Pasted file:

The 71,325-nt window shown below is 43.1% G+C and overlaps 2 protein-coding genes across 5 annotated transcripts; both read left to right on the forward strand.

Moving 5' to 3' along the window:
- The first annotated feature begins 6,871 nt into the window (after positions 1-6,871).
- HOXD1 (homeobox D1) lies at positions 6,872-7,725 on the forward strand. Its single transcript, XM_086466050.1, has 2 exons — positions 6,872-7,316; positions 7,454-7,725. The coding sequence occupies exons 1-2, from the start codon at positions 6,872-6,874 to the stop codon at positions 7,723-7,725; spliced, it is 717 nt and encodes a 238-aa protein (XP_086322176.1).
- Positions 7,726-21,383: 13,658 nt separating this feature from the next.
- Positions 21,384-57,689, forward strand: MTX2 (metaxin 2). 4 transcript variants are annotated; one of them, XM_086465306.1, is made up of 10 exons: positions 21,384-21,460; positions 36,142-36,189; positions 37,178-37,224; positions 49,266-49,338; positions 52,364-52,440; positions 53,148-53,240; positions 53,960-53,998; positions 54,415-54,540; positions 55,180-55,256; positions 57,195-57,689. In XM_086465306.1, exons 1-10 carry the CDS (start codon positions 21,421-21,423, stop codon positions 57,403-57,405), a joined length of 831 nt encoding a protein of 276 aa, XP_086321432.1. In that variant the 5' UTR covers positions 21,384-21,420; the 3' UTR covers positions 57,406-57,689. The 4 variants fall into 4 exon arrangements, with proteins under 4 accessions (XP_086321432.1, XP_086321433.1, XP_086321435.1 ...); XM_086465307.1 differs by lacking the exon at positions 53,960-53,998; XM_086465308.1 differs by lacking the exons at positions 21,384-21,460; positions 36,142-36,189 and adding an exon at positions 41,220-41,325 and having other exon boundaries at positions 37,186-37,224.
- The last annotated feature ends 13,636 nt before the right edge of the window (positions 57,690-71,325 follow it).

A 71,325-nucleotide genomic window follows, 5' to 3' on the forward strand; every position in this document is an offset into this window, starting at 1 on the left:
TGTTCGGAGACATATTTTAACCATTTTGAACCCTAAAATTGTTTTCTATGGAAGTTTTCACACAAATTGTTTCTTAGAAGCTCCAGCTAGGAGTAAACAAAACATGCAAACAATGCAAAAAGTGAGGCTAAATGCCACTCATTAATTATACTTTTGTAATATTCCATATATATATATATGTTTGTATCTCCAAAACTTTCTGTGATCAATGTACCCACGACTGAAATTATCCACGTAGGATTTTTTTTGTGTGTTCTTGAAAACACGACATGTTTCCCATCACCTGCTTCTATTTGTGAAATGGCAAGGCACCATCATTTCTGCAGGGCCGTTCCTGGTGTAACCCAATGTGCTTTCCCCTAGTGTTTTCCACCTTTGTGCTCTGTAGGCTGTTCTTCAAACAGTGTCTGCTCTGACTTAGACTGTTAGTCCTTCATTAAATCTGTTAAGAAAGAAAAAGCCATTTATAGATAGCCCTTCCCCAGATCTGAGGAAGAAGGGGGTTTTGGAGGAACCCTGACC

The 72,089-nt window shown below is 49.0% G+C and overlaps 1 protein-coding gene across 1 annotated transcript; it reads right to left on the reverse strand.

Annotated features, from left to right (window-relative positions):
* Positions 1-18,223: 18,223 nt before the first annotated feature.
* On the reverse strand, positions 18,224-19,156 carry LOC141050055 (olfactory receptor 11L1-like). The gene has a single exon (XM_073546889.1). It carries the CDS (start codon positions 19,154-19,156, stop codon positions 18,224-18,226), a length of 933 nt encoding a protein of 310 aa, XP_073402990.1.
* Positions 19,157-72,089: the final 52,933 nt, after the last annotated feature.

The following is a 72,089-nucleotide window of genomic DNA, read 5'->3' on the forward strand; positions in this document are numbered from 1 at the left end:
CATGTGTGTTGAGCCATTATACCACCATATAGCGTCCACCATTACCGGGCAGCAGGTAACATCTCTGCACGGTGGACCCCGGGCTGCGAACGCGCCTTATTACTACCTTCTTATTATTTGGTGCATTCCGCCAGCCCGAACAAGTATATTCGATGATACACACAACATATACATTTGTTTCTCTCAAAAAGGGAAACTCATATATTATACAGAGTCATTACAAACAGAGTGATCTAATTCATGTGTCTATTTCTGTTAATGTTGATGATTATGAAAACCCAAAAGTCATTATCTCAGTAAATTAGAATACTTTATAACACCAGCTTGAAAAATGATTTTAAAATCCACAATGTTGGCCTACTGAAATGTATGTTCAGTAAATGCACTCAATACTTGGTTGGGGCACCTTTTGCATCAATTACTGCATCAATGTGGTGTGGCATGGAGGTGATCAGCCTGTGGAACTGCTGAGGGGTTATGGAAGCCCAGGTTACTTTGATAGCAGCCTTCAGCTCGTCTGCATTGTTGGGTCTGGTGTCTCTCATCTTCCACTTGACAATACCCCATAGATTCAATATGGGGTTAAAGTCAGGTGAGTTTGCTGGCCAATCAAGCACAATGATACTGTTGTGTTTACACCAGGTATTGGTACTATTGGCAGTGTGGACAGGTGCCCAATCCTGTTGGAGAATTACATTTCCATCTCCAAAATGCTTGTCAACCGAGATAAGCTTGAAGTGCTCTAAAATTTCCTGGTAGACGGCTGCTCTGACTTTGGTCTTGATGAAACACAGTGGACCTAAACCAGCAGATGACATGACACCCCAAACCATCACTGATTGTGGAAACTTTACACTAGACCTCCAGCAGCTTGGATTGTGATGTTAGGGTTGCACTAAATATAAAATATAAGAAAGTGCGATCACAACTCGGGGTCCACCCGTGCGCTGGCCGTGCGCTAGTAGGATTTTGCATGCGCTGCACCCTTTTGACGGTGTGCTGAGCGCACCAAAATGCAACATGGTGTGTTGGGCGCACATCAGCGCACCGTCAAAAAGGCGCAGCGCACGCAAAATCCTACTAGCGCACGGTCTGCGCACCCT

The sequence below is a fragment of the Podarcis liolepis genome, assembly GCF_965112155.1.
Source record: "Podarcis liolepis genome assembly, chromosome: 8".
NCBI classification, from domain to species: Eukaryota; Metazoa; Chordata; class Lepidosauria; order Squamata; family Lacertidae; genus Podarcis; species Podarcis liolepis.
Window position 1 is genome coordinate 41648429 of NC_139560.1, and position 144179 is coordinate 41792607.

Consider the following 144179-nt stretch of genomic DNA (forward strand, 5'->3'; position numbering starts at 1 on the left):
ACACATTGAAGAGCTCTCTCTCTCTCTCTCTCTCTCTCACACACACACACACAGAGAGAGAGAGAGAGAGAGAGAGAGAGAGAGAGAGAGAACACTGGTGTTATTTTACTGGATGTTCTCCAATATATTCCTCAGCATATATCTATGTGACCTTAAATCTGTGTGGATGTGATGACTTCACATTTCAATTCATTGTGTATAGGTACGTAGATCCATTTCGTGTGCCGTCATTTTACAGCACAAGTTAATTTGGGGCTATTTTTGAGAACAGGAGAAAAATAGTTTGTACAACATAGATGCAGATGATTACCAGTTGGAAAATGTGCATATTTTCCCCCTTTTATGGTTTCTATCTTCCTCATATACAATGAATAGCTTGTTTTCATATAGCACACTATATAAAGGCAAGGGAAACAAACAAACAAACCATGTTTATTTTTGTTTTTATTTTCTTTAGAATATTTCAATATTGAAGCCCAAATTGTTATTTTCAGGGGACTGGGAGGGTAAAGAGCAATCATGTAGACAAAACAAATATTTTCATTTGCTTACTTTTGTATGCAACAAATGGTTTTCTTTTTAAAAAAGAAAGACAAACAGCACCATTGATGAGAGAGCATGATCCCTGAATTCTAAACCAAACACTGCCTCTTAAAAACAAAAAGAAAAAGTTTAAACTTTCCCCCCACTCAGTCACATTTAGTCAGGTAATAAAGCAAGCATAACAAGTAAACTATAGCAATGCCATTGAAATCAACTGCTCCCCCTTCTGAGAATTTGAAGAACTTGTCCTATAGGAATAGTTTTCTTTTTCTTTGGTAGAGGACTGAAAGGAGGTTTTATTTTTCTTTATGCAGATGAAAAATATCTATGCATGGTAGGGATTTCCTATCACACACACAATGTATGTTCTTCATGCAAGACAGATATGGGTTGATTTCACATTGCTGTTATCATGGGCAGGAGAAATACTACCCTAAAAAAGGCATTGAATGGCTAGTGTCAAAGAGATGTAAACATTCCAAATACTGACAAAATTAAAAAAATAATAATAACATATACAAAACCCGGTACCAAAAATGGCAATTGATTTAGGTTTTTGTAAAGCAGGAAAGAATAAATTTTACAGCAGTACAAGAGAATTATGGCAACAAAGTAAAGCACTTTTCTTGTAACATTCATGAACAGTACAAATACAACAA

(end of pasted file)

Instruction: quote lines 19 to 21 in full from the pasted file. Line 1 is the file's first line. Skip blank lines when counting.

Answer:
NCBI classification, from domain to species: Eukaryota; Metazoa; Chordata; class Lepidosauria; order Squamata; family Lacertidae; genus Podarcis; species Podarcis liolepis.
Window position 1 is genome coordinate 41648429 of NC_139560.1, and position 144179 is coordinate 41792607.

Consider the following 144179-nt stretch of genomic DNA (forward strand, 5'->3'; position numbering starts at 1 on the left):